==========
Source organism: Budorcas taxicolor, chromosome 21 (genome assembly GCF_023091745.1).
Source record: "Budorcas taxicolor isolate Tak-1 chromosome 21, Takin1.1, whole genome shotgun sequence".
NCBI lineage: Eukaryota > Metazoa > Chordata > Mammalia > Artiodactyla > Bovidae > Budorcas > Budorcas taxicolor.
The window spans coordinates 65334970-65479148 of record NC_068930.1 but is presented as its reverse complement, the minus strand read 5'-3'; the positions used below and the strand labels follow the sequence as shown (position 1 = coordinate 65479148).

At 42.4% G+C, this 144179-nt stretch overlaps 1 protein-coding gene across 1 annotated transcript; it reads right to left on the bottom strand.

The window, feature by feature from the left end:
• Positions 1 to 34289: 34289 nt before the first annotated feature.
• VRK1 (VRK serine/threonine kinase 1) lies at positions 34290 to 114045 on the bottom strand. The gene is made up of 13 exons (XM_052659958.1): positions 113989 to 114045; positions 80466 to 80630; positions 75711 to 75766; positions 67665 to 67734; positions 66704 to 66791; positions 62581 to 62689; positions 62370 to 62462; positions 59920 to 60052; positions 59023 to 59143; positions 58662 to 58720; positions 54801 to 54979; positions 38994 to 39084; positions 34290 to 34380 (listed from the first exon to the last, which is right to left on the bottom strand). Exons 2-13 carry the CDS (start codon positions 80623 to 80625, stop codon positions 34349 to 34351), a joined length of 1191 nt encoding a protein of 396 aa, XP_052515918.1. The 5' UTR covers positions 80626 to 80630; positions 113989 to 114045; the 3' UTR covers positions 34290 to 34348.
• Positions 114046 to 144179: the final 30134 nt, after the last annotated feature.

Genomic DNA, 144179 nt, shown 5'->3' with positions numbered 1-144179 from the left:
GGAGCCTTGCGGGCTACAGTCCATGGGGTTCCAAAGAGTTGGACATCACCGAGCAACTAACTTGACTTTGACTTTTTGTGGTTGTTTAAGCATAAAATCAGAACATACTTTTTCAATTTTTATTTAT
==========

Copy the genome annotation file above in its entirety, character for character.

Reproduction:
Source organism: Budorcas taxicolor, chromosome 21 (genome assembly GCF_023091745.1).
Source record: "Budorcas taxicolor isolate Tak-1 chromosome 21, Takin1.1, whole genome shotgun sequence".
NCBI lineage: Eukaryota > Metazoa > Chordata > Mammalia > Artiodactyla > Bovidae > Budorcas > Budorcas taxicolor.
The window spans coordinates 65334970-65479148 of record NC_068930.1 but is presented as its reverse complement, the minus strand read 5'-3'; the positions used below and the strand labels follow the sequence as shown (position 1 = coordinate 65479148).

At 42.4% G+C, this 144179-nt stretch overlaps 1 protein-coding gene across 1 annotated transcript; it reads right to left on the bottom strand.

The window, feature by feature from the left end:
• Positions 1 to 34289: 34289 nt before the first annotated feature.
• VRK1 (VRK serine/threonine kinase 1) lies at positions 34290 to 114045 on the bottom strand. The gene is made up of 13 exons (XM_052659958.1): positions 113989 to 114045; positions 80466 to 80630; positions 75711 to 75766; positions 67665 to 67734; positions 66704 to 66791; positions 62581 to 62689; positions 62370 to 62462; positions 59920 to 60052; positions 59023 to 59143; positions 58662 to 58720; positions 54801 to 54979; positions 38994 to 39084; positions 34290 to 34380 (listed from the first exon to the last, which is right to left on the bottom strand). Exons 2-13 carry the CDS (start codon positions 80623 to 80625, stop codon positions 34349 to 34351), a joined length of 1191 nt encoding a protein of 396 aa, XP_052515918.1. The 5' UTR covers positions 80626 to 80630; positions 113989 to 114045; the 3' UTR covers positions 34290 to 34348.
• Positions 114046 to 144179: the final 30134 nt, after the last annotated feature.

Genomic DNA, 144179 nt, shown 5'->3' with positions numbered 1-144179 from the left:
GGAGCCTTGCGGGCTACAGTCCATGGGGTTCCAAAGAGTTGGACATCACCGAGCAACTAACTTGACTTTGACTTTTTGTGGTTGTTTAAGCATAAAATCAGAACATACTTTTTCAATTTTTATTTAT